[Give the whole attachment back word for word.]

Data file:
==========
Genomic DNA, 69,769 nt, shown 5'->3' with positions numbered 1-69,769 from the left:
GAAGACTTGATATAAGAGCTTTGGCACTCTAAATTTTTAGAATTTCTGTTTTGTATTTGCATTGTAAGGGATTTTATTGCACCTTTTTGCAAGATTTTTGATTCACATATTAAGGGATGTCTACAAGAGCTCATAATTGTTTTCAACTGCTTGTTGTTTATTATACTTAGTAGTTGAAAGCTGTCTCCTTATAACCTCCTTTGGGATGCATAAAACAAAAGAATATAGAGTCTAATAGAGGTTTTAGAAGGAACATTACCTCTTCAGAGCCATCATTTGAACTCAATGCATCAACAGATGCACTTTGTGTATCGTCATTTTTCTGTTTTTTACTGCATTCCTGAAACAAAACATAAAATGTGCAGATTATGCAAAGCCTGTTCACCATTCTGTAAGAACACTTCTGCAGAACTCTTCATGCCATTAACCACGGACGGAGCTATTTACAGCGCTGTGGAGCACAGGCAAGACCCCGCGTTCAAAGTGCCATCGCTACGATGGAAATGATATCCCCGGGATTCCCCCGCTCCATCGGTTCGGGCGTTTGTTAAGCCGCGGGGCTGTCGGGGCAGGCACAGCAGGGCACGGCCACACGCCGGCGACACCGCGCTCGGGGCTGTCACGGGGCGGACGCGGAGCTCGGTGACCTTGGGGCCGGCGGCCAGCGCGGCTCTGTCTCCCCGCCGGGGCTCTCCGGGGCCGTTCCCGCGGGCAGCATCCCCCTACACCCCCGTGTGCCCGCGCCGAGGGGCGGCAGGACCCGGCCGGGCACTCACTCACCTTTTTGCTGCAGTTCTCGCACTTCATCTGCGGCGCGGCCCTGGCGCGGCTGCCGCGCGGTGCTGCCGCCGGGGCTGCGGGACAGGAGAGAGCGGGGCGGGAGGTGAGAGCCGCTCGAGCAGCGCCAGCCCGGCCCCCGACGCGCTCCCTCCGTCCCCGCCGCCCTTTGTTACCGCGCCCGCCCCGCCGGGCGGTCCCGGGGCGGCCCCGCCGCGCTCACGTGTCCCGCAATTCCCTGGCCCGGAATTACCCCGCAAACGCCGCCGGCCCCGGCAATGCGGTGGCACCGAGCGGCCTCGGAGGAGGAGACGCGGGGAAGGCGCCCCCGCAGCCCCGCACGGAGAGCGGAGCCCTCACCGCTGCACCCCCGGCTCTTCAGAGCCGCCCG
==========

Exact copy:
Genomic DNA, 69,769 nt, shown 5'->3' with positions numbered 1-69,769 from the left:
GAAGACTTGATATAAGAGCTTTGGCACTCTAAATTTTTAGAATTTCTGTTTTGTATTTGCATTGTAAGGGATTTTATTGCACCTTTTTGCAAGATTTTTGATTCACATATTAAGGGATGTCTACAAGAGCTCATAATTGTTTTCAACTGCTTGTTGTTTATTATACTTAGTAGTTGAAAGCTGTCTCCTTATAACCTCCTTTGGGATGCATAAAACAAAAGAATATAGAGTCTAATAGAGGTTTTAGAAGGAACATTACCTCTTCAGAGCCATCATTTGAACTCAATGCATCAACAGATGCACTTTGTGTATCGTCATTTTTCTGTTTTTTACTGCATTCCTGAAACAAAACATAAAATGTGCAGATTATGCAAAGCCTGTTCACCATTCTGTAAGAACACTTCTGCAGAACTCTTCATGCCATTAACCACGGACGGAGCTATTTACAGCGCTGTGGAGCACAGGCAAGACCCCGCGTTCAAAGTGCCATCGCTACGATGGAAATGATATCCCCGGGATTCCCCCGCTCCATCGGTTCGGGCGTTTGTTAAGCCGCGGGGCTGTCGGGGCAGGCACAGCAGGGCACGGCCACACGCCGGCGACACCGCGCTCGGGGCTGTCACGGGGCGGACGCGGAGCTCGGTGACCTTGGGGCCGGCGGCCAGCGCGGCTCTGTCTCCCCGCCGGGGCTCTCCGGGGCCGTTCCCGCGGGCAGCATCCCCCTACACCCCCGTGTGCCCGCGCCGAGGGGCGGCAGGACCCGGCCGGGCACTCACTCACCTTTTTGCTGCAGTTCTCGCACTTCATCTGCGGCGCGGCCCTGGCGCGGCTGCCGCGCGGTGCTGCCGCCGGGGCTGCGGGACAGGAGAGAGCGGGGCGGGAGGTGAGAGCCGCTCGAGCAGCGCCAGCCCGGCCCCCGACGCGCTCCCTCCGTCCCCGCCGCCCTTTGTTACCGCGCCCGCCCCGCCGGGCGGTCCCGGGGCGGCCCCGCCGCGCTCACGTGTCCCGCAATTCCCTGGCCCGGAATTACCCCGCAAACGCCGCCGGCCCCGGCAATGCGGTGGCACCGAGCGGCCTCGGAGGAGGAGACGCGGGGAAGGCGCCCCCGCAGCCCCGCACGGAGAGCGGAGCCCTCACCGCTGCACCCCCGGCTCTTCAGAGCCGCCCG